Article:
unexpected or inappropriate ways.

Breathing strategies can be taught to children with ASD in order to release difficult or
uncomfortable emotions such as anger, frustration or anxiety in more healthy and
constructive manners. Providing an outlet for children with ASD to express their emotions
gives them the message that it’s OK to feel these emotions and when expressed
constructively can support them in feeling better emotionally.

3. Reduce Anxiety
Many children with ASD experience heightened levels of anxiety. This can significantly affect
their sleep, mood, behaviour and health. Due to difficulty with communication, sensory
integration deficits and a variety of other challenges, children with ASD can be in a constant
state of anxiousness.  This state of anxiousness if often referred to as the fight/flight mode.
When children are in the fight/flight mode, cognition and communication goes down and they
tend to move into chest breathing or hyperventilation, which can exacerbate their anxiety.

Specific breathing strategies can be taught to support children with ASD in reducing anxiety
and soothing their nervous systems. The practice of mindful breathing, guided imagery and
poses that calm the nervous system can support these children in developing coping skills,
self-regulation skills and more effective responses to stress, both emotionally and physically.

Calming their nervous systems and releasing tension in their minds and bodies supports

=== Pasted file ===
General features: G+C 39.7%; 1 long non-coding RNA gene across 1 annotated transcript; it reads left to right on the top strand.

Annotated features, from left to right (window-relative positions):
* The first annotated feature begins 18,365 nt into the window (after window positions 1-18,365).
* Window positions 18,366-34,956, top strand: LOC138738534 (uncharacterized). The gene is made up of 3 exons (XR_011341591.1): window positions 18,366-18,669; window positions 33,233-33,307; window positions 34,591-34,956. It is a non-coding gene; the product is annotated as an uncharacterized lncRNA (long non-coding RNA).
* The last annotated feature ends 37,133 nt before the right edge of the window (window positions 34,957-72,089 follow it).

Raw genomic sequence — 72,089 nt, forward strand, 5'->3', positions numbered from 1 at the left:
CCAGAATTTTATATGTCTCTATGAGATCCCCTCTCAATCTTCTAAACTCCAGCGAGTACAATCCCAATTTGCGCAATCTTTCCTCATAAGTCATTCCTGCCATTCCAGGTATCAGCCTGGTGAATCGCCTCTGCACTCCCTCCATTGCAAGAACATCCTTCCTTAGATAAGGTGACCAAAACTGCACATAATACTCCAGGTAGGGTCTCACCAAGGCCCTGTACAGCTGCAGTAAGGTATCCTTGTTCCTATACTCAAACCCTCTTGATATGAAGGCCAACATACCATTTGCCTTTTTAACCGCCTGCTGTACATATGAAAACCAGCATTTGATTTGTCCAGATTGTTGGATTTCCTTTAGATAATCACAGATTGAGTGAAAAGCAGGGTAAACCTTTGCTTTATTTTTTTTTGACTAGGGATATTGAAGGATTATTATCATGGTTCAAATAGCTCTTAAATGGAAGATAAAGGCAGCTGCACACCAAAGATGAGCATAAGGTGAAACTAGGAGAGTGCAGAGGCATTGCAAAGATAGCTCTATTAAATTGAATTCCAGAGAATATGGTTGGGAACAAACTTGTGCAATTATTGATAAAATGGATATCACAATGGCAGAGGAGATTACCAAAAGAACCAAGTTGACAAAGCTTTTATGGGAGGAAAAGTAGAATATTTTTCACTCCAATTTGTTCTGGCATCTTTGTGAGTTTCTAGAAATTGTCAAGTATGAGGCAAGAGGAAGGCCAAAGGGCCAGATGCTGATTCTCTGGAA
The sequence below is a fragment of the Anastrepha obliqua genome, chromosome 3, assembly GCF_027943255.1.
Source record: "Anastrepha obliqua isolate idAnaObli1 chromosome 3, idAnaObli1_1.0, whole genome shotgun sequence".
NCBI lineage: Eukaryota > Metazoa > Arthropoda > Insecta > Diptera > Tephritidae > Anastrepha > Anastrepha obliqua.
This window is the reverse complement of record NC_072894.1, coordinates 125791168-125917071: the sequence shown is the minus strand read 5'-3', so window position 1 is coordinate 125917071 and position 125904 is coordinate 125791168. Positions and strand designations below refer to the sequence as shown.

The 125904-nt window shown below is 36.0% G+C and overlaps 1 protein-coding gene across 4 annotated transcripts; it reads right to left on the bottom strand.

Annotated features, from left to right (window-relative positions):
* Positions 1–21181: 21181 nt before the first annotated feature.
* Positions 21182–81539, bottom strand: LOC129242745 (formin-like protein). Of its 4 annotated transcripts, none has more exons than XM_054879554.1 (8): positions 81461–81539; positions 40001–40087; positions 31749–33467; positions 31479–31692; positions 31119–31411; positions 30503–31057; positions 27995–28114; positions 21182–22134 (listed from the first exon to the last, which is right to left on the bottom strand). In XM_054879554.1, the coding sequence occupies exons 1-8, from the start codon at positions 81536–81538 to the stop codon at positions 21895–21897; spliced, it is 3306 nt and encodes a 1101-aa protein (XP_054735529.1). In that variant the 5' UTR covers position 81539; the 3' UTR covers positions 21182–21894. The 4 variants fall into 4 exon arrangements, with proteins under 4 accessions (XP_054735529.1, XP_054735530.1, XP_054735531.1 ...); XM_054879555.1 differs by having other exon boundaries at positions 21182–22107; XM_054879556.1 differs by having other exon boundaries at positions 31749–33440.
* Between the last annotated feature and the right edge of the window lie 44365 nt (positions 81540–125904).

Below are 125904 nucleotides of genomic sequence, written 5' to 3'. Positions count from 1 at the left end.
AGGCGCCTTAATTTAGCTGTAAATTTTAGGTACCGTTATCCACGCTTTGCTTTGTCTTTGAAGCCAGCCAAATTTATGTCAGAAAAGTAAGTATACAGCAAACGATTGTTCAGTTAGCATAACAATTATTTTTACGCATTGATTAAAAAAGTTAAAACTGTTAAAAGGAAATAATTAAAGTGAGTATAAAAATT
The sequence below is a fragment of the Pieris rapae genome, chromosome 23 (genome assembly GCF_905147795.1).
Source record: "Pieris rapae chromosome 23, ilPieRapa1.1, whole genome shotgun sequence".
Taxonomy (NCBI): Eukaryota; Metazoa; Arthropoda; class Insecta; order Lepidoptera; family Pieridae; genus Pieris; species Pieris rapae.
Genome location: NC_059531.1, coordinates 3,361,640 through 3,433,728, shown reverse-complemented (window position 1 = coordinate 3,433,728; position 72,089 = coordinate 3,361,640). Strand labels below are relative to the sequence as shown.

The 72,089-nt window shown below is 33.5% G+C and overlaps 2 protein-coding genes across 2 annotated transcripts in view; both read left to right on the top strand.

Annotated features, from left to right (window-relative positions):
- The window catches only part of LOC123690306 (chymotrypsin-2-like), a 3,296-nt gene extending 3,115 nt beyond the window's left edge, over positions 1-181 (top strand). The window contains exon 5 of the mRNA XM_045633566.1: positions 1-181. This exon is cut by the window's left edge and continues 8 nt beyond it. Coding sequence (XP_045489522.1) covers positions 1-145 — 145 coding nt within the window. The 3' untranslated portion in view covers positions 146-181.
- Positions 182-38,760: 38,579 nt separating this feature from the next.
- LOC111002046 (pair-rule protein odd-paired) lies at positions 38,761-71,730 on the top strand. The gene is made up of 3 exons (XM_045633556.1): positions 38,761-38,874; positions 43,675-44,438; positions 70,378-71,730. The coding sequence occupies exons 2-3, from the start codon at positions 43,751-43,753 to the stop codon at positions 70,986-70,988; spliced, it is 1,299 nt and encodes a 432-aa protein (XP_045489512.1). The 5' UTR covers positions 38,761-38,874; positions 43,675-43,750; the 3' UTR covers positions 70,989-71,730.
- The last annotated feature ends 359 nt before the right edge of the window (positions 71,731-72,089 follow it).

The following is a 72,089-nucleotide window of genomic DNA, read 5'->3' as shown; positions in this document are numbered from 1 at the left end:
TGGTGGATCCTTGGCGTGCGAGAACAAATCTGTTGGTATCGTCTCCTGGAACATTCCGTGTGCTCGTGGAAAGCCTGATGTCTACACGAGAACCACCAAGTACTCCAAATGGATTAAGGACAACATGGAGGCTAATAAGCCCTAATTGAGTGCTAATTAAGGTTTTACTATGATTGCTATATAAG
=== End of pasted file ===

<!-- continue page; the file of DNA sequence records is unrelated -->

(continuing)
better sleep, digestion, mood, behaviour and overall health and well-being.

4. Reducing challenging behaviours
Because of the many difficulties’ children with ASD face in areas of language and
communication, expression of emotions, sustaining attention and sensory integration, they
may display challenging behaviours. Many children with ASD experience sensory integration
difficulties. Sensory integration refers to how we use and process external stimuli from the
environment around us as well as internal stimuli within our own bodies.

Difficulty with self-regulation affects children’s mood, behaviour, energy level and response
to environmental stimuli. Specific poses and breathing strategies can be taught to children
with ASD that provided proprioceptive and vestibular input from the two “hidden” sensory
systems in order to support sensory integration and self-regulation. Development of self-
regulation skills can improve children’s impulsive, aggressive and acting out behaviours

5. Increased body awareness
Many children with ASD may have limited body awareness. By teaching and identifying body
parts through yoga and movement of the body, children can develop a greater sense of body
awareness. Poses that provide proprioceptive and vestibular input also support body
awareness. Directional concepts taught in yoga such as up and down and left and right are
also helpful concepts in developing a greater sense of body awareness.

6. Positive sense of self
Along with the many benefits listed above, the practice of yoga can also support children
with ASD in developing self-confidence and self-esteem. Balancing poses and standing
poses in particular are exciting and powerful poses for children with ASD to practice.
Whether it’s a standing, balancing or seated pose, any pose can be modified to support the
ability of the child in order to build up the child’s self-esteem and help the child feel

For more information about YogaBugs and working with children with SEN, please click here